Fresh, original, and ceaselessly entertaining Jason Reitman's Juno is one of the brightest and funniest comedies of the decade. With scathingly sharp dialogue and intangible character chemistry, Juno is a coming-of-age film that is consistently funny and effortlessly cool.
Sixteen-year-old Minnesota high-school student Juno Maguff (Ellen Page) is a rebellious, outwardly confident and highly articulate teenager with a penchant for seventies punk and Dario Argento horror. Faced with an unexpected pregnancy, the result of an experimental encounter with calm, amiable, and sweetly reserved best friend Paulie Bleeker (Michael Cera), Juno has to make the biggest decision of her life. Weighing up her options with reliable and quirky cheerleader friend Leah (Olivia Thirlby), brazen Juno chooses to carry out the pregnancy and scour the local ads paper for potential adoptive parents for her unborn child. In the young yuppie couple of cool, laidback Mark (Jason Bateman) and meticulous, child-needy Vanessa (Jennifer Garner), Juno finds seemingly perfect prospective parents. So as Juno delves into the unknown responsibility of a very adult world, will everything go according to plan?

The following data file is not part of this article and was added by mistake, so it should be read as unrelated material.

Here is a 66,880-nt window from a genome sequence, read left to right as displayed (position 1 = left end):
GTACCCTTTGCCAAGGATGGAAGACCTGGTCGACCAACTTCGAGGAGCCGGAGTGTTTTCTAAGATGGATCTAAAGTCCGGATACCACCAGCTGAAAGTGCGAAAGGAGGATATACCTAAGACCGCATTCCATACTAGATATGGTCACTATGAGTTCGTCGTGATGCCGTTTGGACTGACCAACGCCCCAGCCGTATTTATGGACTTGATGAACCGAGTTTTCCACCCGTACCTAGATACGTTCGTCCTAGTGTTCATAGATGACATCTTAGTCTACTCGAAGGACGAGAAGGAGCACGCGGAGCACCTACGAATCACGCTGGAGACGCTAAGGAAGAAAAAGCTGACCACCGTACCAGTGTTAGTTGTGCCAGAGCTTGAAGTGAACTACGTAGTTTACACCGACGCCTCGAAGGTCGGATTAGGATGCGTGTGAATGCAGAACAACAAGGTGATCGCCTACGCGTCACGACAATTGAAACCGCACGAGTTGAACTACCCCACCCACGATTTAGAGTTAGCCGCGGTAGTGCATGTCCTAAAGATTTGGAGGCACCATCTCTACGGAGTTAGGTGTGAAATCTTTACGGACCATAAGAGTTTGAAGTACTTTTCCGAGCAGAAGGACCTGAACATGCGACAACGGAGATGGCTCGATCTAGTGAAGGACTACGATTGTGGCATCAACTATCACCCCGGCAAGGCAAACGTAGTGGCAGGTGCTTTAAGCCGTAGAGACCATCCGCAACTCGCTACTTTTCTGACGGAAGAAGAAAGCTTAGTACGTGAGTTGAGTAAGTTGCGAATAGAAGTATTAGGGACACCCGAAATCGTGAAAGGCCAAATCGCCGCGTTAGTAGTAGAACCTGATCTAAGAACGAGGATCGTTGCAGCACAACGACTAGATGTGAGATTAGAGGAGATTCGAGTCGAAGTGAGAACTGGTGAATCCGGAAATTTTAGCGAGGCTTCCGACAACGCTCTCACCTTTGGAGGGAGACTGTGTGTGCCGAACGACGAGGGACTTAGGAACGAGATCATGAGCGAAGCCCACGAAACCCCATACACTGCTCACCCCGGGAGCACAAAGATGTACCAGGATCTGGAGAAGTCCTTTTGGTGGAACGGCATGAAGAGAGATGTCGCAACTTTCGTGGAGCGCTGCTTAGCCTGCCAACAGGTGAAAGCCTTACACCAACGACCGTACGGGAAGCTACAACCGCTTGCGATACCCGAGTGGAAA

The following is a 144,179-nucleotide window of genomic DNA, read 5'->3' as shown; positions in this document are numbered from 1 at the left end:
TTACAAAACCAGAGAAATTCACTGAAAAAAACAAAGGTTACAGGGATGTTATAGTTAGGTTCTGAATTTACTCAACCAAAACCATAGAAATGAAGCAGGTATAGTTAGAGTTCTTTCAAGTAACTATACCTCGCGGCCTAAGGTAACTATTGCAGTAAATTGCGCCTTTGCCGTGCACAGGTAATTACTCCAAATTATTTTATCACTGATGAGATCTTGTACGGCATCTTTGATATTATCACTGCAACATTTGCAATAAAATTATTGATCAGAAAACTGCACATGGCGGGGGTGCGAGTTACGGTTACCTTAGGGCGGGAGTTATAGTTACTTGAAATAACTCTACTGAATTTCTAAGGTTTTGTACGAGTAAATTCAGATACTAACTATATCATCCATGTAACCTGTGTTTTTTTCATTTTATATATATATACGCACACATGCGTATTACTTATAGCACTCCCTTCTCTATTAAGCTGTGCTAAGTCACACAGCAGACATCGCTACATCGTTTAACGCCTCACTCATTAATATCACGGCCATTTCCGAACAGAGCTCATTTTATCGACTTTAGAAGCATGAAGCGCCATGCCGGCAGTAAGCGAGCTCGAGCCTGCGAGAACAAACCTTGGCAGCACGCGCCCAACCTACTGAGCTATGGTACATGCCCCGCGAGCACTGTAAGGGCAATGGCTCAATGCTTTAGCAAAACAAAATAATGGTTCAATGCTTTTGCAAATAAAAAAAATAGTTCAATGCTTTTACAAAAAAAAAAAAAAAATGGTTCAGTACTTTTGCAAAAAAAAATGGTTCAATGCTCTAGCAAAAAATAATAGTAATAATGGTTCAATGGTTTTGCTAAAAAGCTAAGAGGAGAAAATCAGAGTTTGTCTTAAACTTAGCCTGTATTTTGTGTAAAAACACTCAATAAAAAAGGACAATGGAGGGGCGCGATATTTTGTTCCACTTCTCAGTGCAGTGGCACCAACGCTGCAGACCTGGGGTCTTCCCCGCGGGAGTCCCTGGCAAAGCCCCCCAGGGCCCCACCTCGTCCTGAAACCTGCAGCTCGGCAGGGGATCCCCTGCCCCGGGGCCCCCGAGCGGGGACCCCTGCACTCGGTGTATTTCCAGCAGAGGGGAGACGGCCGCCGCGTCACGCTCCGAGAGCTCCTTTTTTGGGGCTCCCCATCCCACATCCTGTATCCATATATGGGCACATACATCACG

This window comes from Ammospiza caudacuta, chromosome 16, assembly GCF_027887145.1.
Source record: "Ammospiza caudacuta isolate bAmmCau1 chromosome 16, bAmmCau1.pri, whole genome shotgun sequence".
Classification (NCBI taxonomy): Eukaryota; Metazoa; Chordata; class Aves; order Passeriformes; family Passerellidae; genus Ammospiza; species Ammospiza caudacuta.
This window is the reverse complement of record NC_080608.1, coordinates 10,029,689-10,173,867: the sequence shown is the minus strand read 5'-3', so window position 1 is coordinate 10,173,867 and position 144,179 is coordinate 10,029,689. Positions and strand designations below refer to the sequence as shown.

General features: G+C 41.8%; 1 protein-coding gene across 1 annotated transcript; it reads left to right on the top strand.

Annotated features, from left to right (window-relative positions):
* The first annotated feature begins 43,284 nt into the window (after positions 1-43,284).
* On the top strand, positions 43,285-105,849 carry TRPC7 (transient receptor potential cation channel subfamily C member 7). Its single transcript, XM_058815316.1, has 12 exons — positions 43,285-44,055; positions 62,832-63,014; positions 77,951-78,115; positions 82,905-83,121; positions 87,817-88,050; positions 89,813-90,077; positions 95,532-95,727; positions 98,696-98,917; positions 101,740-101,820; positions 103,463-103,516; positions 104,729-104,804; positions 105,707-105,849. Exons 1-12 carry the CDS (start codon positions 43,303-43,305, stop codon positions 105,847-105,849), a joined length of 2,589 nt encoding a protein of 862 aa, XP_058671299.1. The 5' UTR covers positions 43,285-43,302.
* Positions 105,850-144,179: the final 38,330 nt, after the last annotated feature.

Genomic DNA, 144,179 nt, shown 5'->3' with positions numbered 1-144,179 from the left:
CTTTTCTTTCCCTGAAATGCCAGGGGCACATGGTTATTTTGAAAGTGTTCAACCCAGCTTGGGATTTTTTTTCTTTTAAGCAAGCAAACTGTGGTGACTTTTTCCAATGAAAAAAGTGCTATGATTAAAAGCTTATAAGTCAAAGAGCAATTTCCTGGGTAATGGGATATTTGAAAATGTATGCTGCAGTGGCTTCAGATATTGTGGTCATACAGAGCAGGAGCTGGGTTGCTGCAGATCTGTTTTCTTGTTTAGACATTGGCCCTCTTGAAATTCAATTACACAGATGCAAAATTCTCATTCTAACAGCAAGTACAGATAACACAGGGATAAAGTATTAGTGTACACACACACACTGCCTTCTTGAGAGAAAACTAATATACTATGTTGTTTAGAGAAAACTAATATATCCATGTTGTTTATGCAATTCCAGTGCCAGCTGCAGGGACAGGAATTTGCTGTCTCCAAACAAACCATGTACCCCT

The sensational performances of the entire cast particularly Ellen Page (Hard Candy) and Michael Cera (Superbad) enable you to become hopelessly and happily lost in the story and with Jason Reitman's seamless direction and real-life attention to detail, much like Judd Apatow's Knocked Up, Juno bristles with vitality and heart. But it's the edgy freshness of first-time scriptwriter Diablo Cody's quick-fire dialogue that really makes Juno such a warm, wonderful, and inspired comedy. Bearing a resemblance to the similarly idiosyncratic Little Miss Sunshine, Juno portrays ordinary - ordinarily eccentric - people dealing with difficult situations with humour, warmth, and decency.